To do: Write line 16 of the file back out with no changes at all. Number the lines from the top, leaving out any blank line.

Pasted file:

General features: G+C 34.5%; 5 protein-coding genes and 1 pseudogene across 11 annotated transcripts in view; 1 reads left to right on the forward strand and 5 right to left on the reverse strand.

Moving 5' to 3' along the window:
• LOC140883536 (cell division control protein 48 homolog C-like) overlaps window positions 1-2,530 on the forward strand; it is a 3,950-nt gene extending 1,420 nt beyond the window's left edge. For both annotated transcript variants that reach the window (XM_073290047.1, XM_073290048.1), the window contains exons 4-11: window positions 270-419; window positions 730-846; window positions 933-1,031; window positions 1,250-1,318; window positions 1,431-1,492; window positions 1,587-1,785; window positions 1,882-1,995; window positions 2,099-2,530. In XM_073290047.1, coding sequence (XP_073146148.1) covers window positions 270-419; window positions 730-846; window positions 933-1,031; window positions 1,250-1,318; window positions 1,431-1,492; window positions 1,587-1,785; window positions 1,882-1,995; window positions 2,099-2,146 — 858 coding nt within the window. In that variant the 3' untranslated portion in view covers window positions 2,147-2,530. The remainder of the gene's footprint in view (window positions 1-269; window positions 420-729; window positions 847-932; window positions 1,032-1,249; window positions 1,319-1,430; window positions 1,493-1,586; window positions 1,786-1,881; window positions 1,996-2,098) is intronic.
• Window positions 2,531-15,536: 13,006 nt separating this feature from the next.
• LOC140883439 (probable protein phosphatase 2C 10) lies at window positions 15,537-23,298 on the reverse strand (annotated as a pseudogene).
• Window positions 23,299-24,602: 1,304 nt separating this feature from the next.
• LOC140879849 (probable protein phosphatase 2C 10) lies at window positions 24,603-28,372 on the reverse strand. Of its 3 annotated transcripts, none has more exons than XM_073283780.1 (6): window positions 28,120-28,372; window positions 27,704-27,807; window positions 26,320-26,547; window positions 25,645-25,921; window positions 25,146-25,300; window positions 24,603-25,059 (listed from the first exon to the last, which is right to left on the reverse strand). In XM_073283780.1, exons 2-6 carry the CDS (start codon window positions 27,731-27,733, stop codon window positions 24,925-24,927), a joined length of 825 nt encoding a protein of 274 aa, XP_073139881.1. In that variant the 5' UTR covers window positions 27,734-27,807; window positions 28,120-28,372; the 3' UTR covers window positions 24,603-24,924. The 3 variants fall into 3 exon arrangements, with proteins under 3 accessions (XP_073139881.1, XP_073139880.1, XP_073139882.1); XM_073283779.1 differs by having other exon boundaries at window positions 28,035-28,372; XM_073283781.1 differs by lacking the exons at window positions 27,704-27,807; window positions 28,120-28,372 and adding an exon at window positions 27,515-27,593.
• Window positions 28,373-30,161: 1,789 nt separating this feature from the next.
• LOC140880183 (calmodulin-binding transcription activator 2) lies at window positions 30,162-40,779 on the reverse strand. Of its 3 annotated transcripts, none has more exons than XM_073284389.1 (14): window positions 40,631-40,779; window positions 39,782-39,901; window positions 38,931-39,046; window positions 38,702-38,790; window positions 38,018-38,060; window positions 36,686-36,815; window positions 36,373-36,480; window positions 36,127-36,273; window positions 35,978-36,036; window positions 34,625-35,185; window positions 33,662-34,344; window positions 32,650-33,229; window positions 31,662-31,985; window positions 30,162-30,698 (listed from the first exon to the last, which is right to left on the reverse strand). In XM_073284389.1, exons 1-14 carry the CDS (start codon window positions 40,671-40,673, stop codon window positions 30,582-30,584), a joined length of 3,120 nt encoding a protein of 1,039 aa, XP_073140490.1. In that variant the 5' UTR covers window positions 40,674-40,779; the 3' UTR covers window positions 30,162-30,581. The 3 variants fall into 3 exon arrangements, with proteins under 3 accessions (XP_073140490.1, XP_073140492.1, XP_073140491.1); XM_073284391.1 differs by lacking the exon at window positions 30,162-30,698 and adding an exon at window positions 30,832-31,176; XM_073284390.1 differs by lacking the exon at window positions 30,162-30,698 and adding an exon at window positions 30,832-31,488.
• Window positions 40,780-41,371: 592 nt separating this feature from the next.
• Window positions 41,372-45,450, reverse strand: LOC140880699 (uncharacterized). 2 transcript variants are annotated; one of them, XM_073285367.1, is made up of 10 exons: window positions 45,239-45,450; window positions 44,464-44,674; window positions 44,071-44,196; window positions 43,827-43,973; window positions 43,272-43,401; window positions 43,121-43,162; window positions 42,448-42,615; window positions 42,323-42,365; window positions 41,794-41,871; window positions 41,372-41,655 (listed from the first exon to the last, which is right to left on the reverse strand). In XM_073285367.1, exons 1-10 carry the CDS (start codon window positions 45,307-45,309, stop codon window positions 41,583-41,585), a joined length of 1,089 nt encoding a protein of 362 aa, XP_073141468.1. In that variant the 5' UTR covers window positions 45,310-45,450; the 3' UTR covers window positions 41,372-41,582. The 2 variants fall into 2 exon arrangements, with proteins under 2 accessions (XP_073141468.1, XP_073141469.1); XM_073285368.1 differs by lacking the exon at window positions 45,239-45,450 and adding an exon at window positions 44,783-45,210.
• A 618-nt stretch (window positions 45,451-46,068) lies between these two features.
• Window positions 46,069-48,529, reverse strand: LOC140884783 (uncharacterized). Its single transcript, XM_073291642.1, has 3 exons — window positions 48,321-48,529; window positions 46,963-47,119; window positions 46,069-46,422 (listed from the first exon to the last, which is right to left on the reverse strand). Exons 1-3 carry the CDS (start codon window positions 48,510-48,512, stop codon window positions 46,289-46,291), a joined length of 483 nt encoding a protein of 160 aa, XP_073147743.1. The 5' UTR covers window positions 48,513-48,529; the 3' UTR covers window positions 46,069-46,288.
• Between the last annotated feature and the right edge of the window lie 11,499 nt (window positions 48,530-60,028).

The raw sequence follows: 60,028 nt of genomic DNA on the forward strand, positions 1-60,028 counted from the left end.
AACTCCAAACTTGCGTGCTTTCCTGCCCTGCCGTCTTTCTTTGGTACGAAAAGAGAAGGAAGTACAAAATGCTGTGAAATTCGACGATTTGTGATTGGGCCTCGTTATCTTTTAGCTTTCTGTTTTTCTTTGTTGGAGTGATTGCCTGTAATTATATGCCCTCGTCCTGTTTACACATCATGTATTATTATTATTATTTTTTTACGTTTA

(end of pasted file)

AACTCCAAACTTGCGTGCTTTCCTGCCCTGCCGTCTTTCTTTGGTACGAAAAGAGAAGGAAGTACAAAATGCTGTGAAATTCGACGATTTGTGATTGGGCCTCGTTATCTTTTAGCTTTCTGTTTTTCTTTGTTGGAGTGATTGCCTGTAATTATATGCCCTCGTCCTGTTTACACATCATGTATTATTATTATTATTTTTTTACGTTTA